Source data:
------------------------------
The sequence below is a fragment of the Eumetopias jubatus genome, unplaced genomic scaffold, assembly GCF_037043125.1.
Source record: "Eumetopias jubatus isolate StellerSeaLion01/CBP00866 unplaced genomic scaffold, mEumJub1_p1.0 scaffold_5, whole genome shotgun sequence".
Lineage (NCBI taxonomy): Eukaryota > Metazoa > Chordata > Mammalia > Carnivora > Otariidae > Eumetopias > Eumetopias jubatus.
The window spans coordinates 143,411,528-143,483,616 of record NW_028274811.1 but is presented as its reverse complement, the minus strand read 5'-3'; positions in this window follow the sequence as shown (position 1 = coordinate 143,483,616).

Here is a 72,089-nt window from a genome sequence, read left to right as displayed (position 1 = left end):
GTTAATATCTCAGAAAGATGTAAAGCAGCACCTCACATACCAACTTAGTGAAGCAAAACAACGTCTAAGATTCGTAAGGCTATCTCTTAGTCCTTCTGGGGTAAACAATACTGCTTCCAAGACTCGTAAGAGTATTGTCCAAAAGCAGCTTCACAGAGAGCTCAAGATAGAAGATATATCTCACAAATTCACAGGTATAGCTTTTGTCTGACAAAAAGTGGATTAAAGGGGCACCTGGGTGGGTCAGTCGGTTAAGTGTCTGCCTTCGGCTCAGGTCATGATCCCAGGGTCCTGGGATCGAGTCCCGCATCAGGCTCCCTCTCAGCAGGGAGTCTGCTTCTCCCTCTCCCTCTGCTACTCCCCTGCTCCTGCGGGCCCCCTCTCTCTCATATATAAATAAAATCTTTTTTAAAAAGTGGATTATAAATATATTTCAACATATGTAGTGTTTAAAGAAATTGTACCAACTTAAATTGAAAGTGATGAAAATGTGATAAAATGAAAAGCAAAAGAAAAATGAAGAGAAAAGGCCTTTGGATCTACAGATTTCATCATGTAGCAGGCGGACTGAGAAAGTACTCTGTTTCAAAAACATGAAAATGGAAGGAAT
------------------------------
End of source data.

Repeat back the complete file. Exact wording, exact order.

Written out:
The sequence below is a fragment of the Eumetopias jubatus genome, unplaced genomic scaffold, assembly GCF_037043125.1.
Source record: "Eumetopias jubatus isolate StellerSeaLion01/CBP00866 unplaced genomic scaffold, mEumJub1_p1.0 scaffold_5, whole genome shotgun sequence".
Lineage (NCBI taxonomy): Eukaryota > Metazoa > Chordata > Mammalia > Carnivora > Otariidae > Eumetopias > Eumetopias jubatus.
The window spans coordinates 143,411,528-143,483,616 of record NW_028274811.1 but is presented as its reverse complement, the minus strand read 5'-3'; positions in this window follow the sequence as shown (position 1 = coordinate 143,483,616).

Here is a 72,089-nt window from a genome sequence, read left to right as displayed (position 1 = left end):
GTTAATATCTCAGAAAGATGTAAAGCAGCACCTCACATACCAACTTAGTGAAGCAAAACAACGTCTAAGATTCGTAAGGCTATCTCTTAGTCCTTCTGGGGTAAACAATACTGCTTCCAAGACTCGTAAGAGTATTGTCCAAAAGCAGCTTCACAGAGAGCTCAAGATAGAAGATATATCTCACAAATTCACAGGTATAGCTTTTGTCTGACAAAAAGTGGATTAAAGGGGCACCTGGGTGGGTCAGTCGGTTAAGTGTCTGCCTTCGGCTCAGGTCATGATCCCAGGGTCCTGGGATCGAGTCCCGCATCAGGCTCCCTCTCAGCAGGGAGTCTGCTTCTCCCTCTCCCTCTGCTACTCCCCTGCTCCTGCGGGCCCCCTCTCTCTCATATATAAATAAAATCTTTTTTAAAAAGTGGATTATAAATATATTTCAACATATGTAGTGTTTAAAGAAATTGTACCAACTTAAATTGAAAGTGATGAAAATGTGATAAAATGAAAAGCAAAAGAAAAATGAAGAGAAAAGGCCTTTGGATCTACAGATTTCATCATGTAGCAGGCGGACTGAGAAAGTACTCTGTTTCAAAAACATGAAAATGGAAGGAAT